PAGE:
9. Wear lighter and looser cotton clothing or breathable clothes that wick away sweat.

    10. ALWAYS leave time to shower or at least wipe down and change clothes after exercising.

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    You can't let your body just sit around festering in all that sweat and grime. "Sitting in your sweaty clothes can irritate the skin and trigger some bumps," says Nazarian. If you really can't shower right away, at least use a baby wipe on most of your body and a cleansing wipe on your face (and anywhere else you're breaking out).

    11. Make sure you're changing and cleaning your bedding regularly.

    12. Wash your hoodies, scarves, and coats often.

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    Make sure you're regularly washing all your clothes. It's easy to neglect coats, scarves, and sweatshirts, but bacteria and dirt build up there too and get all over your face.

    13. Only use a heavy-duty cleanser once a day.

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    Most people should only be using an acne cleanser once a day, unless otherwise instructed by their dermatologist, says Nazarian. That's usually going to be at night, so you can just wash with gentle soap or water in the morning.

    If washing your face isn't helping your breakouts, using an acne wash multiple times a day often isn't going to make a difference. In fact, it might make it worse if you're drying out and irritating your skin. Nazarian says that at this point you should set up a consultation with a dermatologist to come up with a better skincare plan.

    14. Make sure you're doing your nightly routine in the right order.

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    You know you should wash your face at night, but you may not be doing it properly. Nazarian says the right order is to remove any makeup first, then wash your face, then apply any acne medicine, then finish with moisturizer. The order matters because you want to apply your medication directly to your skin without a layer of dirt, oil, or moisturizer obstructing it from fighting your acne. Plus, it might be drying, so moisturizing after can help with that.

    15. Even if you find it sexy, be careful around scruff.

    16. Shave at the end of your shower and stick to unscented shaving creams.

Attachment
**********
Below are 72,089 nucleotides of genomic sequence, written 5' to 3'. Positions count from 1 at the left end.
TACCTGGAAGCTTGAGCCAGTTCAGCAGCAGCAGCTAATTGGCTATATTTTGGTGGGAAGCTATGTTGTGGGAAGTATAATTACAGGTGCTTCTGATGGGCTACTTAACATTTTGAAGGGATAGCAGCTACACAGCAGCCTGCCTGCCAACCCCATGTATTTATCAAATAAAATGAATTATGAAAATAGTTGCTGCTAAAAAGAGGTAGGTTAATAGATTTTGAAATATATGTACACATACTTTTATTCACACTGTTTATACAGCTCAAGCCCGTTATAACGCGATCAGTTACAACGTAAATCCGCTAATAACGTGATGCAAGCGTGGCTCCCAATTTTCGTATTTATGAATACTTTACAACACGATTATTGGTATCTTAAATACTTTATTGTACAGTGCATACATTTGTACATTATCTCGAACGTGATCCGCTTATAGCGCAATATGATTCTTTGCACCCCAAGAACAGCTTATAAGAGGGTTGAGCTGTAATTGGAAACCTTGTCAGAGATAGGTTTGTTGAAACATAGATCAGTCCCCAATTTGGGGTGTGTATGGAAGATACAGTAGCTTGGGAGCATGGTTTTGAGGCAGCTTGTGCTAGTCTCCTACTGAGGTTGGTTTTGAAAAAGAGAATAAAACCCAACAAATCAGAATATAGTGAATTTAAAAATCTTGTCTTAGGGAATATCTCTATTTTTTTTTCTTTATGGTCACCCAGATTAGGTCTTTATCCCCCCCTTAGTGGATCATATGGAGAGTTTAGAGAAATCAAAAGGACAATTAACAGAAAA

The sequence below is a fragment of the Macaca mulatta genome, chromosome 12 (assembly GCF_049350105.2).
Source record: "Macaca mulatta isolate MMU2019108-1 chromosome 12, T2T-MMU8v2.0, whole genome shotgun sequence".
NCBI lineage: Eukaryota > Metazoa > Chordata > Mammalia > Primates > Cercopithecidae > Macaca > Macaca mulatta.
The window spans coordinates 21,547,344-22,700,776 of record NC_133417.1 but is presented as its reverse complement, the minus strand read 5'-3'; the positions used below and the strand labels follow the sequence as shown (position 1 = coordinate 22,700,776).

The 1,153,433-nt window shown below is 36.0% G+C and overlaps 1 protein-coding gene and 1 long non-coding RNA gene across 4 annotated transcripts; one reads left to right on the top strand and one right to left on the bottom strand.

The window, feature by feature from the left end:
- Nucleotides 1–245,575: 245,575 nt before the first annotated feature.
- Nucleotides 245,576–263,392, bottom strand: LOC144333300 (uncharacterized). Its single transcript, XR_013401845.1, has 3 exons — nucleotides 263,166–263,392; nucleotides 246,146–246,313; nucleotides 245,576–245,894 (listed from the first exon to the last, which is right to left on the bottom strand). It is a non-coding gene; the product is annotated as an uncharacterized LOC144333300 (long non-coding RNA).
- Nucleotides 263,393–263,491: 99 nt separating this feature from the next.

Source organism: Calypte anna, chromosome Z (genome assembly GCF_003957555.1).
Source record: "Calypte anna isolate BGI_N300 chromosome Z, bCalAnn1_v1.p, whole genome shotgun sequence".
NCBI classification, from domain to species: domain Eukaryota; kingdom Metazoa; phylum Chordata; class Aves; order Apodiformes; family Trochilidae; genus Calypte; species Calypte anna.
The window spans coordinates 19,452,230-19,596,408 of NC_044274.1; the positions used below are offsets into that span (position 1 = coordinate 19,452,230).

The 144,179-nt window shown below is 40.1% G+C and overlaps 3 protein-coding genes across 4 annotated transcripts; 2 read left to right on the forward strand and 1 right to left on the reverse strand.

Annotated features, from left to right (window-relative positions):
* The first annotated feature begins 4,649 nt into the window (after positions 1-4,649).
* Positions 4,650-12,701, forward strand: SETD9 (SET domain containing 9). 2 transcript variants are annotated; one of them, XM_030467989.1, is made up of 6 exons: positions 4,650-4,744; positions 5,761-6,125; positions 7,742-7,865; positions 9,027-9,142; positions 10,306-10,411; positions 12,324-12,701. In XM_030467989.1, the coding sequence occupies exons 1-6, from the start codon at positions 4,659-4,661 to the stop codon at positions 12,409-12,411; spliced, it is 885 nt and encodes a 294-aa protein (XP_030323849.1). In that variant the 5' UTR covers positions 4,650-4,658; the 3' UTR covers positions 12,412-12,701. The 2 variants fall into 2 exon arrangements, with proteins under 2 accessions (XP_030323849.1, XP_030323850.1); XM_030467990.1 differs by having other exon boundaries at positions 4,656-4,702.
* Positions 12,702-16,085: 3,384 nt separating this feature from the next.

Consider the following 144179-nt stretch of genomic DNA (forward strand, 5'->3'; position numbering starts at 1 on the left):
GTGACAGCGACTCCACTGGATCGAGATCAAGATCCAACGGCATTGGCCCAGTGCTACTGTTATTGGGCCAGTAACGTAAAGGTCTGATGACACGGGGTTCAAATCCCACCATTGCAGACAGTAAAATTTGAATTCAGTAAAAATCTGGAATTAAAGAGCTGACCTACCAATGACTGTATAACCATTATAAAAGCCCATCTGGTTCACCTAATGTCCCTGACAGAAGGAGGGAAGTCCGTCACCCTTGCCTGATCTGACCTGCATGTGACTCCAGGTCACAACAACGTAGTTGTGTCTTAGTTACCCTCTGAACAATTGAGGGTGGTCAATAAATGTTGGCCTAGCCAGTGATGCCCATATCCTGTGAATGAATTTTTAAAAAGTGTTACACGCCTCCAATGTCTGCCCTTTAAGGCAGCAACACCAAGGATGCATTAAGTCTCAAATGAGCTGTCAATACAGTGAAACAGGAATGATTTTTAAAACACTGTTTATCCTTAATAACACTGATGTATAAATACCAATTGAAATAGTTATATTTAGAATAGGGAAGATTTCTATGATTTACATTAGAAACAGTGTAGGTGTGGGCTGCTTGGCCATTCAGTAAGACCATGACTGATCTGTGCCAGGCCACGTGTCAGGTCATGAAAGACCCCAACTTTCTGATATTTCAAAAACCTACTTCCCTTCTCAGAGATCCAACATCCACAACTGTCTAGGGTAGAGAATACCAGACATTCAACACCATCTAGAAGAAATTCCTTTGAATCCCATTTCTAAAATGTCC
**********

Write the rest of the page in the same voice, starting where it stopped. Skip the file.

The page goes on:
17. Use a two-blade razor and shave in as few swipes as possible.

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    Fewer blades means less skin irritation, and the more efficiently you can shave the better, says Nazarian. This will reduce skin inflammation, which in turn will reduce the likelihood of developing pimples on those areas of your body.

    18. Do not go bananas trying to squeeze the hell out of your blackheads.

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    "It's not a great habit to be taking care of your own blackheads and whiteheads, because if you're not doing it right you could cause scarring on something that wasn't initially going to be serious," Nazarian says. So if a blackhead isn't coming out with a little pressure, DO NOT force it. You'll just need to leave it alone or see the dermatologist to get that sucker out.

    19. And leave your whiteheads alone.

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    Yeah, yeah, we know you're going to do it anyway. But if you're actually able to resist the temptation, Nazarian says the best thing you can do is to wash your face and apply a charcoal mask or one with a low-level of benzoyl peroxide to dry out the area a little without harming your skin.

    20. Stick to oil-free or non-comedogenic makeup products only.

    21. Oh, and actually take some time to unwind, relax, and minimize stress.

    22. Know when to throw in the towel and see a professional about your acne.

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    If you're having a hard time getting your breakouts under control, it's probably time to consult a dermatologist for further treatment. They can prescribe you prescription-strength creams or oral medications that are stronger than what we're talking about above.

    "You shouldn't only see a dermatologist when things are serious," Nazarian says. "If you come in once a year, that should be a minimum because that's a basic screening. You can do so much more to protect your skin if you attend your dermatologist more often."

    So check in with them if you feel like your daily routine isn't working, if your skin has gotten worse recently, or if you're just looking for some best skincare practices. They know what they're talking about, and your skin will thank them.

    Bring it on acne! We're ready!